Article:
Article By: Logan Hannen
What is up, watchfam?! Today, we’re going to do something a bit different – I’m going to directly respond to Christian’s most recent OFF TOPIC episode, wherein he describes one of Gary Vee’s most popular and, what christian described as, kind of awful pieces of advice.
Some of you might well be aware that I’ve been writing with Theo & Harris since about last October, though really, my first ever piece of writing for T&H launched all the way back in 2015, I believe. It was an article in which I defended my Invicta Pro Diver as the most important watch I’ve ever owned because it was the piece that got me into mechanical watches. When I sent the article to Christian, I never expected that it would not only get published, but eventually get picked up by AboutTime Magazine and actually freakin’ printed. Like, in a physical magazine. That people bought.
That article forever changed my life and, by extension, began my relationship with Christian and Anna and Aaron. In effect, it also began my career as a writer. The word that’s the most important in that sentence is “career” because, really, that’s what this is, and that’s what this article is going to deal most directly with.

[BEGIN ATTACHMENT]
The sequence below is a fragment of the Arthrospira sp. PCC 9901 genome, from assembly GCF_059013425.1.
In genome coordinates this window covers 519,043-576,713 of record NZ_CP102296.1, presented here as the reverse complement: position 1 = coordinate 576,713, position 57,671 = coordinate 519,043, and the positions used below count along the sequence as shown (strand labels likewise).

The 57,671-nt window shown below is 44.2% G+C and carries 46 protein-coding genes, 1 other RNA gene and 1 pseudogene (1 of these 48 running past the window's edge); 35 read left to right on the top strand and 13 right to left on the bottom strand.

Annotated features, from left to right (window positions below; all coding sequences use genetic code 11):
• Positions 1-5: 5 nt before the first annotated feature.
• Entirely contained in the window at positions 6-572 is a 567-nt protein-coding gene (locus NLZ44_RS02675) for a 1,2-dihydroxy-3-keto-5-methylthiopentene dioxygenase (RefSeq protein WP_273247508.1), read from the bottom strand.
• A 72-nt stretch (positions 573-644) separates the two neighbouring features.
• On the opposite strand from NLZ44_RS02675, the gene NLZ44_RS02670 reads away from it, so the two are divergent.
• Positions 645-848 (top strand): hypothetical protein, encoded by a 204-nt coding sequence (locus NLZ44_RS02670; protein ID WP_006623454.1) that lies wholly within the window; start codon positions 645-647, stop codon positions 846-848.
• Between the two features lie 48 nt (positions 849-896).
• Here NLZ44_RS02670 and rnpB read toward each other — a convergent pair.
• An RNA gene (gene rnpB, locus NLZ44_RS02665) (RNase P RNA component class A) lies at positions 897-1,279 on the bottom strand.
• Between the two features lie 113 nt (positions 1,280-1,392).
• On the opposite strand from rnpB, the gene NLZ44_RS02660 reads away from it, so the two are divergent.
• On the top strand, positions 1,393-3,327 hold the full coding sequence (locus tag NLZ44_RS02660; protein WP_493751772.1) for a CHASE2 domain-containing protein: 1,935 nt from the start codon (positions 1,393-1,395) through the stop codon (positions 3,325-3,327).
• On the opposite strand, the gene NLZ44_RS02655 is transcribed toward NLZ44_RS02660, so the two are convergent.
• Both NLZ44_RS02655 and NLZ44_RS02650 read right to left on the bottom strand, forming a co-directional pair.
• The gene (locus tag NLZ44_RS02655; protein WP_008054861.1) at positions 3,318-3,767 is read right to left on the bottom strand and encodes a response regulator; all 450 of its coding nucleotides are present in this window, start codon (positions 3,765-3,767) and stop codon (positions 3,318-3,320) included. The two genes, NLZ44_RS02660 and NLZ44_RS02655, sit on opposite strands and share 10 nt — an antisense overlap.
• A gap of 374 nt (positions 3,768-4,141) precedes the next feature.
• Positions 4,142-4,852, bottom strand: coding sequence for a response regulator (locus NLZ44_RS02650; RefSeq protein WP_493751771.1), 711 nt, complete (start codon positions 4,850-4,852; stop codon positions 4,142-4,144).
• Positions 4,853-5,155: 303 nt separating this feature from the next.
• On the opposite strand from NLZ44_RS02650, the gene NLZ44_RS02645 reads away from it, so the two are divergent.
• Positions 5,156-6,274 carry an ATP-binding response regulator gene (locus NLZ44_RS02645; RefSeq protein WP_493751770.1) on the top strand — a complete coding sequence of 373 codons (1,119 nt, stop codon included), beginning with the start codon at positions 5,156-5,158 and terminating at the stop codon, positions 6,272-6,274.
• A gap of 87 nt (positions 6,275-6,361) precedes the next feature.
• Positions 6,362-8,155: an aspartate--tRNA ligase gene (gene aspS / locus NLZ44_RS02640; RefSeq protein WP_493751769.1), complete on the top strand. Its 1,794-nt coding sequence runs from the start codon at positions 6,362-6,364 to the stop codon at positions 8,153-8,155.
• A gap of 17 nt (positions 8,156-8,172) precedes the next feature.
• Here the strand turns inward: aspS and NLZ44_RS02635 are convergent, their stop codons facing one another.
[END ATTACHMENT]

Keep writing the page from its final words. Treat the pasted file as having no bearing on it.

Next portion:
Guys like GaryVee tend to forget something incredibly important when they talk about building a business, or being an entrepreneur, or being motivated – not every entrepreneur is launching a sales business in the traditional sense. For writers, like myself, our product is our words and, by extension, ourselves. There is nothing directly tangible in the things we sell, and ultimately, we make our living off of selling ideas that will, ideally, become fully fleshed out in a cohesive way. That doesn’t always happen, believe me, but it’s what we do.
Our methods, though, are drastically different in a lot of ways from a more traditional company. Unless we work under a pseudonym, it’s difficult to separate us from the product and we can’t just replace troublesome employees for the sake of preserving the brand – we’re the only employees, and we are the brand. It’s a total solo mission, regardless of the support systems we may have in place, and writing the way we need to in order to self-sustain can be flat out exhausting.